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A Pair of Nuts Fly Through Rio de Janeiro's Vertical Labyrinth

A Pair of Nuts Fly Through Rio de Janeiro's Vertical Labyrinth

Jokke Sommer and Ludovic Woerth just flew in from Rio de Janeiro, and boy, are their arms tired. But the point is they still have arms: When you're wingsuit-flying through the vertical labyrinth of a megacity, keeping hold of one's limbs is never a sure deal.

The pair of extreme sports enthusiasts – Sommer from Norway, Woerth from France – detached from gliders far above the city and made a beeline for central Rio at a time of morning when the streetlights were still gleaming. That was by design, as Sommer explains: "We did not have permission to fly into the city, but to respect the commercial air traffic we did the jump 05:45 in the morning. The first flights arrive at 06:05."

Either their visors misted up or the air that day was foggy (video from the landing zone suggests the latter), because soon enough the human hawks were zooming inside a feijoada-thick blur that must've made it hard to see incoming buildings. That was a crucial impairment, as they planned to fly right through a narrow crack in an skyscraper near the Praça Tiradentes.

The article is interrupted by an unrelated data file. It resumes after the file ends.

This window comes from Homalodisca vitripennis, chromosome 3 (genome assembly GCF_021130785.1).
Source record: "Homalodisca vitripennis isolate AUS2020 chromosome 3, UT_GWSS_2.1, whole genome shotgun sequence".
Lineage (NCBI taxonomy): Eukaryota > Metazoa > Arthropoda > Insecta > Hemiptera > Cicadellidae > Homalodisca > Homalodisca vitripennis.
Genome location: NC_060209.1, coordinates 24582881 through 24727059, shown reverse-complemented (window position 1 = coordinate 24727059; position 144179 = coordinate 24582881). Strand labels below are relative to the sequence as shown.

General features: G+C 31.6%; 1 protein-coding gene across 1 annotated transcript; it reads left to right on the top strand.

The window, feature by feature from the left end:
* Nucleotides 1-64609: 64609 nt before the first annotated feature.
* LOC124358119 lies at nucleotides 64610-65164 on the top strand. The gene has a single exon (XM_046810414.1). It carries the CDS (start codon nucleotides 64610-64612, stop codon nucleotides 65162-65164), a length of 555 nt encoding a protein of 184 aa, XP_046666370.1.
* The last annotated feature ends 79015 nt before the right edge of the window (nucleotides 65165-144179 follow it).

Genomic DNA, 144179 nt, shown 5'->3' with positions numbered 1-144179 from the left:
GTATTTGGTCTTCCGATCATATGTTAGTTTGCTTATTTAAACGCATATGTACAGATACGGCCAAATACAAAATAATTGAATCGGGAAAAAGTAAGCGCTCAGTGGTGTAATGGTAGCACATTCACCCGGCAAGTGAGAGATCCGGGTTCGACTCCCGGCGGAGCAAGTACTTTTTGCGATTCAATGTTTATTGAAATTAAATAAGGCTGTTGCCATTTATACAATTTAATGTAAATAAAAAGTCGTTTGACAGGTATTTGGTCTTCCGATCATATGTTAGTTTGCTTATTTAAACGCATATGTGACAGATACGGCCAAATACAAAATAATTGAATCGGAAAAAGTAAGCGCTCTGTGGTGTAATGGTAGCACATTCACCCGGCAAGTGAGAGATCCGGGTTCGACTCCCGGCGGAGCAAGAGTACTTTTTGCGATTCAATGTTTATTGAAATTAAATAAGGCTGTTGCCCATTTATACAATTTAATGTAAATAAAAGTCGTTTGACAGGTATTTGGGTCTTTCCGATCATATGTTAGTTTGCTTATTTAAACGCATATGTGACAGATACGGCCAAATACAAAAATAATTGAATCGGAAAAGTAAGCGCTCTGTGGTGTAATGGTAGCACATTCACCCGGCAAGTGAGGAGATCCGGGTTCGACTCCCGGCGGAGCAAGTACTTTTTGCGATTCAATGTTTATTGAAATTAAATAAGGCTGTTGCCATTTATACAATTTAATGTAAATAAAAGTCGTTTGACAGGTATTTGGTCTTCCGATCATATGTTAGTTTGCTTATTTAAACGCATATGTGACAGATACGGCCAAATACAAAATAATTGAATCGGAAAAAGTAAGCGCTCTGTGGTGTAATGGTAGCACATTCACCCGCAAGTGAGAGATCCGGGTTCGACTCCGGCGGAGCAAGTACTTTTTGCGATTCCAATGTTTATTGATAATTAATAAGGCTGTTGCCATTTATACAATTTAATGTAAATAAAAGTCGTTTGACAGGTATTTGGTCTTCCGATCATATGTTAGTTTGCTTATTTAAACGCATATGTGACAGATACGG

Did they make it? To say "barely" would probably be insulting their well-honed skill sets, but they do seem to come close to scraping off a few dozen pounds of themselves on the building's windows. It's a thrilling flight, either way.

It's hard to believe, but this kind of thing has happened in Rio before. In 2009, two fruitbats on a wingsuit flight almost shaved the armpit hairs off of Rio's Christ the Redeemer statue.

John Metcalfe is a staff writer at The Atlantic Cities. All posts »

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